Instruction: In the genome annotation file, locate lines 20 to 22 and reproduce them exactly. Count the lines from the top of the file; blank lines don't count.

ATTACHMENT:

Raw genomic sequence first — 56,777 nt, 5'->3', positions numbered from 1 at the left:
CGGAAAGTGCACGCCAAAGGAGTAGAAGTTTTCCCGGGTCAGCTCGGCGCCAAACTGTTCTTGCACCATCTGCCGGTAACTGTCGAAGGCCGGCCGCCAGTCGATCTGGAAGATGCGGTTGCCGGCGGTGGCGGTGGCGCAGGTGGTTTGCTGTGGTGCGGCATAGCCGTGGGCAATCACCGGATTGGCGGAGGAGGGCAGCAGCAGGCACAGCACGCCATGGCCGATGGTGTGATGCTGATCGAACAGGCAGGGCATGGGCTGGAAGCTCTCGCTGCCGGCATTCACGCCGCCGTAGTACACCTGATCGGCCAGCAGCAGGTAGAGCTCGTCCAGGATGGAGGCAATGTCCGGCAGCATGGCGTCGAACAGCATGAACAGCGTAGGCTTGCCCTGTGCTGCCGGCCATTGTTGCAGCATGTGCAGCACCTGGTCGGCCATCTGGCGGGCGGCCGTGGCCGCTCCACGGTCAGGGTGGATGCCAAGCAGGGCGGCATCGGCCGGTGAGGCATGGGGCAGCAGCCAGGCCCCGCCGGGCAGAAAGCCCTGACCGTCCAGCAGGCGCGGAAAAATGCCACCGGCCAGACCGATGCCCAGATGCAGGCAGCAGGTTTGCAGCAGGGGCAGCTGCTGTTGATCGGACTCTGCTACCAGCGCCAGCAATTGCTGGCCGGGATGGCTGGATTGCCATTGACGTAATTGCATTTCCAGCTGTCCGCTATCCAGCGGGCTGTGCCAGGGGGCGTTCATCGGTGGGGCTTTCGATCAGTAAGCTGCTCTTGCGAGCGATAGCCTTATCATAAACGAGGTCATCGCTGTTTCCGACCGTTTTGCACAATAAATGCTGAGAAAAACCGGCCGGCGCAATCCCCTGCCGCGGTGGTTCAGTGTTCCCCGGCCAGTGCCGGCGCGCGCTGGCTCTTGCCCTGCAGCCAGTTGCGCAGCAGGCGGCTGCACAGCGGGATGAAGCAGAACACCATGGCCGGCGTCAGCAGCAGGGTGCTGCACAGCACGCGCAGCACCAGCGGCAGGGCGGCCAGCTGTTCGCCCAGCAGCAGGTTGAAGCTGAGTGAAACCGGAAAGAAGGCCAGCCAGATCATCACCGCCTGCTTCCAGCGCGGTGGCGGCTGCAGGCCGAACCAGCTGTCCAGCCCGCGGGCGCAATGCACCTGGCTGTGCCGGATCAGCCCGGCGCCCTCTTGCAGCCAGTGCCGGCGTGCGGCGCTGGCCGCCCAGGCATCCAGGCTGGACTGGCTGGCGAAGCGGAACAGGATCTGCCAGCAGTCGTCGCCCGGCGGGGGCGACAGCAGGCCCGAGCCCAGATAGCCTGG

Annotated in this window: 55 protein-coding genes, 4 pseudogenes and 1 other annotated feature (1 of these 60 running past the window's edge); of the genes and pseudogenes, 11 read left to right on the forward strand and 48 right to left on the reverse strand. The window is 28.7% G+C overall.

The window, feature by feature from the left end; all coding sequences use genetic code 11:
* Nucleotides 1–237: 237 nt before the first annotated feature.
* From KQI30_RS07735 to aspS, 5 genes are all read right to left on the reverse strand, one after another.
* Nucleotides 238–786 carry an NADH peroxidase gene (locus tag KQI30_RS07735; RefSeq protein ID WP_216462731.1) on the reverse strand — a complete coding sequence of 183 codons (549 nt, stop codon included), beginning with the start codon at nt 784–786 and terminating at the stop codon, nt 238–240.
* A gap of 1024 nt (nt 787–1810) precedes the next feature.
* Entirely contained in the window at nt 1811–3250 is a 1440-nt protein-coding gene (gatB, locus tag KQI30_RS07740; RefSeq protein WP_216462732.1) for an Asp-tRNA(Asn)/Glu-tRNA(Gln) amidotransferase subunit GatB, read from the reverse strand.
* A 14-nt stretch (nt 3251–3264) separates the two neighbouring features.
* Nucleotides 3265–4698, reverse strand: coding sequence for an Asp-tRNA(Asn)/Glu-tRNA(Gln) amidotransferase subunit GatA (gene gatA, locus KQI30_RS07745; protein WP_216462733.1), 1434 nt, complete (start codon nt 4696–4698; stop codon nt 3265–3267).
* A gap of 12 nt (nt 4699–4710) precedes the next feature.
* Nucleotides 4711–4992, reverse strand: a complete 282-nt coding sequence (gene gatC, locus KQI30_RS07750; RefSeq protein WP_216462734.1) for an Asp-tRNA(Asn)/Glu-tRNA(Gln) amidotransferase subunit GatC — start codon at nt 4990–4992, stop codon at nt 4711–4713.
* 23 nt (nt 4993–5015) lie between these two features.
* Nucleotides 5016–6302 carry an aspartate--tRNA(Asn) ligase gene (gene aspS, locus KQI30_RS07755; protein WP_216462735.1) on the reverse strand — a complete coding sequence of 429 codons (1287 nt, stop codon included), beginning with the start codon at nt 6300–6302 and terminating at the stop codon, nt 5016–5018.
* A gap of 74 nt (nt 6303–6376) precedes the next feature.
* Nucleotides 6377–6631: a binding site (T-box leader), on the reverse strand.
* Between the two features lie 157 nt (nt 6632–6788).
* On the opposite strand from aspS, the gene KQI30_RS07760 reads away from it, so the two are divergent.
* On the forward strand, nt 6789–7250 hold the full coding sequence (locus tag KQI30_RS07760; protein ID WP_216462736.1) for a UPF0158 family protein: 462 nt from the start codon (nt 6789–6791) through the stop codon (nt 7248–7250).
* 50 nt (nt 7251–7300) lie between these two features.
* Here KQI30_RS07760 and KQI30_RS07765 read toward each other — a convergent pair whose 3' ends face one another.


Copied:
* On the forward strand, nt 6789–7250 hold the full coding sequence (locus tag KQI30_RS07760; protein ID WP_216462736.1) for a UPF0158 family protein: 462 nt from the start codon (nt 6789–6791) through the stop codon (nt 7248–7250).
* 50 nt (nt 7251–7300) lie between these two features.
* Here KQI30_RS07760 and KQI30_RS07765 read toward each other — a convergent pair whose 3' ends face one another.